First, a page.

Rejuvenate mind, body and soul
IF you've lost your mojo, Byron Bay can help you find it again. And you don't have to be a flower child of the Seventies, a new-age therapist or Gen X hippie, either.
Byron Bay invites all and sundry to get back to nature, let a little music into the soul, worship the sun, surf and sand, meditate on everything to be grateful for, and chill out for a while in the good vibe and eclectic atmosphere.
Modern-day Byron is much more than simply sipping chai lattes in the funky cafes, shopping for fisherman pants or cheesecloth tops in Johnson Street, looking for whales from the lighthouse of Australia's most easterly point, and grabbing some quality waves at world-famous breaks such as Tallow and Wategos Beach – although no trip to Byron is complete without any of these.
And now I've found a very civilised way to “do Byron”.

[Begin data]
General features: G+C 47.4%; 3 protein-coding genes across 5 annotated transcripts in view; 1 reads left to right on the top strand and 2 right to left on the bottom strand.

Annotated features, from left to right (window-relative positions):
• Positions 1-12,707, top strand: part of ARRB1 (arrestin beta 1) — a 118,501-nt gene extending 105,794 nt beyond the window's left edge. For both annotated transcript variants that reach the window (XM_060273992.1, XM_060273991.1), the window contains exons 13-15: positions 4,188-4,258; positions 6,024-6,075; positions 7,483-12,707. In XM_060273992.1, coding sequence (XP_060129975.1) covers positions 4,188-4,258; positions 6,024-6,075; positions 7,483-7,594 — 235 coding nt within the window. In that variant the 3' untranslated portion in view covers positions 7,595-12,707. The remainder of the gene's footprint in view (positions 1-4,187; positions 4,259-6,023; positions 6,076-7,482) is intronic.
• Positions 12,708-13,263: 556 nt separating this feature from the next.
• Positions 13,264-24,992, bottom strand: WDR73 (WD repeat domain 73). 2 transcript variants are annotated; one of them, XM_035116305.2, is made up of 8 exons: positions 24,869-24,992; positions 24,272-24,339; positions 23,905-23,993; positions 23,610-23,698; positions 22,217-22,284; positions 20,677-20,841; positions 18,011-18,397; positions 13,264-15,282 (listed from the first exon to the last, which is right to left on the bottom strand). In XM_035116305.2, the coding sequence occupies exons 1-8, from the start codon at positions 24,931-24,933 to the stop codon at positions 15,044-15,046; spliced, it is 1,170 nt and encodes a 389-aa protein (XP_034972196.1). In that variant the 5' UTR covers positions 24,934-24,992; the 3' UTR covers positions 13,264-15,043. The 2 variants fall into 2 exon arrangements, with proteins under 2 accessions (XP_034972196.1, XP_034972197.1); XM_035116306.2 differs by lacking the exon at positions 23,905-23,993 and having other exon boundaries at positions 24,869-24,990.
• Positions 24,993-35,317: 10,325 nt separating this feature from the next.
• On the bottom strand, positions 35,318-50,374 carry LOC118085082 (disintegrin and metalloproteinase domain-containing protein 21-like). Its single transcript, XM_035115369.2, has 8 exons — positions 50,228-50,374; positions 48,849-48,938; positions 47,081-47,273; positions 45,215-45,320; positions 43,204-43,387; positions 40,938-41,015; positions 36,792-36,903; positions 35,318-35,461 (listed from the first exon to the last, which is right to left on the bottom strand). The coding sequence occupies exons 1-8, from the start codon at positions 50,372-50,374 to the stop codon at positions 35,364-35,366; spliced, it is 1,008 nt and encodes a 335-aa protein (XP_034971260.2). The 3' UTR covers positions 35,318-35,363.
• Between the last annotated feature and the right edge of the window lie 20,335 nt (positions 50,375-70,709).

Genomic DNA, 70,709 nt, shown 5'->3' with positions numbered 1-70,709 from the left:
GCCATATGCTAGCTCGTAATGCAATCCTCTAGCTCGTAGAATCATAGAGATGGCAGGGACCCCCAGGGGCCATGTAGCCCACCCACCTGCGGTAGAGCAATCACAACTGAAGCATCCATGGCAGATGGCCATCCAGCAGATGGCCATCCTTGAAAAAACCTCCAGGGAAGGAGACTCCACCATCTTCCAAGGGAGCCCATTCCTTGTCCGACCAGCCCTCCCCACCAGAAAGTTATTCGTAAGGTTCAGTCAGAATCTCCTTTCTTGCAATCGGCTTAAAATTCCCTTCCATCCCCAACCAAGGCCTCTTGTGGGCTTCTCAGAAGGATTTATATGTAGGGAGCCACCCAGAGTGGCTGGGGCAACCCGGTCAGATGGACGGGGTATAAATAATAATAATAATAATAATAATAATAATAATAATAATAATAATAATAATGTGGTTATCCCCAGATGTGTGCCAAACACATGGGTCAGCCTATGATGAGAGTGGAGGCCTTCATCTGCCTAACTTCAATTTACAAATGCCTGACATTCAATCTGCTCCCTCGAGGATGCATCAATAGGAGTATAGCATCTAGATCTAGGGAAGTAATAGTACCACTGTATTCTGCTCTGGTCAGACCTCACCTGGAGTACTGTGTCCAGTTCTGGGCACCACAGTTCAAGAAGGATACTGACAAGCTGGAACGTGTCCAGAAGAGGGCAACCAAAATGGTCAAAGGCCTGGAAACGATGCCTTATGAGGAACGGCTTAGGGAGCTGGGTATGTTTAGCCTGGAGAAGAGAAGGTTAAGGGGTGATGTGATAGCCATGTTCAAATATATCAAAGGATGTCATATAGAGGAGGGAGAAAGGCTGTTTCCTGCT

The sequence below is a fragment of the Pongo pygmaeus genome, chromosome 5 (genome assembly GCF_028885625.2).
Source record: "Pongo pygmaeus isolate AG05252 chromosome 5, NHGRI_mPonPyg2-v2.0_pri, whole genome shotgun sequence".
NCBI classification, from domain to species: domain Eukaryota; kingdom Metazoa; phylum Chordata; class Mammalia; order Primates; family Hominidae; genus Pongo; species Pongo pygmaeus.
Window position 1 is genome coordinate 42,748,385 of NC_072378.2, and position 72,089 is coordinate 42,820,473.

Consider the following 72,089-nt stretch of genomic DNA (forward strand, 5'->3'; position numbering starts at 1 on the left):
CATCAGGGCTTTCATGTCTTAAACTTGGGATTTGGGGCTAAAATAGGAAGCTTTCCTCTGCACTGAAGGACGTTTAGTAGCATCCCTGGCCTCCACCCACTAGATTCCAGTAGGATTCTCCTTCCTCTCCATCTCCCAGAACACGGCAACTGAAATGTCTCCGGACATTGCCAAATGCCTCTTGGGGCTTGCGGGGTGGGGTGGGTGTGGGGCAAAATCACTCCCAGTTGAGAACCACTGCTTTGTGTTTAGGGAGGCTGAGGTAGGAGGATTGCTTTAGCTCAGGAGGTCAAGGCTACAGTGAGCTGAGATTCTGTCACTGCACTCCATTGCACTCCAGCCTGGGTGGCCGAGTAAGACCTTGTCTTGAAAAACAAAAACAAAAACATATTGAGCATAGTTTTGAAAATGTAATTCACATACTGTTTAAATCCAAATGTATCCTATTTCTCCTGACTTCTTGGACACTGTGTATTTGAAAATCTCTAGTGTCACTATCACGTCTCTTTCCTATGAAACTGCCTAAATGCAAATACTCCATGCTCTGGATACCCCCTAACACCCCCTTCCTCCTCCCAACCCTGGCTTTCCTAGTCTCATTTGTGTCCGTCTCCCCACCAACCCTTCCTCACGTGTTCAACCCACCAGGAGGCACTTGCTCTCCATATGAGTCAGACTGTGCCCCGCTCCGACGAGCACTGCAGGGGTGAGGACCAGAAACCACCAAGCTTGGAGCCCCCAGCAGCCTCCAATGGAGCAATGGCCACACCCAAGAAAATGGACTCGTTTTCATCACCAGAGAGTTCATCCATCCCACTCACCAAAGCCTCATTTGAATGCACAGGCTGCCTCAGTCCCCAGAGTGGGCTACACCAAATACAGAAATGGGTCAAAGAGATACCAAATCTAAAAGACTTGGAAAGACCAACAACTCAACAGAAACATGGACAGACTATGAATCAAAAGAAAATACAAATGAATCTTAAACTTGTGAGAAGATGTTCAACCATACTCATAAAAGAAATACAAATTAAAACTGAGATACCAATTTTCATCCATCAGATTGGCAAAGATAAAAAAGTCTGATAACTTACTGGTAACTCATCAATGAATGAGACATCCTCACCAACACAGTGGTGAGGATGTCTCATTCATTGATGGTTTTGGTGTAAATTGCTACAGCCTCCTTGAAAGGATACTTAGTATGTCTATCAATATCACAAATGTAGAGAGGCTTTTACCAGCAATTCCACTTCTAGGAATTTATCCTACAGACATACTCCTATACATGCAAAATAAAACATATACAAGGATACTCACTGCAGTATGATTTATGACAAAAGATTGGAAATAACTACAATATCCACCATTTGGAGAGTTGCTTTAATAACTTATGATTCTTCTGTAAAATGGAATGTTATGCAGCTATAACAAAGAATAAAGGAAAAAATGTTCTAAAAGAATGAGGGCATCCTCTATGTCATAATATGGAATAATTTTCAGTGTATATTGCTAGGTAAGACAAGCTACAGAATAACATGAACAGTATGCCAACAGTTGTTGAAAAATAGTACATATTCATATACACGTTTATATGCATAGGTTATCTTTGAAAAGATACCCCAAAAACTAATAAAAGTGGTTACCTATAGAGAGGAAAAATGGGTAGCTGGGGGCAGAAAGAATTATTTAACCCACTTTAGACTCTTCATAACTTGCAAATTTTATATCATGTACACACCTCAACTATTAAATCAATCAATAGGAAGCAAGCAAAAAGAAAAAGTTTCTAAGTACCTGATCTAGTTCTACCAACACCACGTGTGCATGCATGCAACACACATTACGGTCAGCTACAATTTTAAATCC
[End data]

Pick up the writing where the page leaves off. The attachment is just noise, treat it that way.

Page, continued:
Only five minutes out of town opposite the 18-hole golf club, The Byron At Byron is a haven for mind, body and soul.
With an on-site restaurant serving breakfast, lunch and dinner for in-house guests, locals and visitors, plus boasting its signature spa, the northern New South Wales town's only fully integrated resort has everything for a relaxing Byron experience.
Owned by high-profile businessman Gerry Harvey and his retail company Harvey Norman, this green utopia opened its doors only five years ago. It closed for five weeks earlier this year to undergo refurbishments and to create a meditation walk in the rainforest, plus develop a new signature spa menu.
A history lesson of the 18ha site leads to the retelling of a love story involving the preserved Everglades accommodation huts that were designed to replicate the quaint Willow pattern of china plate fame. The restaurant's al-fresco dining area is part of the long undercover veranda which forms the hub of the resort.
We are joined by the very personable general managers, John and Lyn Parche, who have not only seen the resort flourish over the past five years but also were virtually given carte blanche for its design.
A “paddock to plate” philosophy ensures the freshest of regional produce is included in the dishes.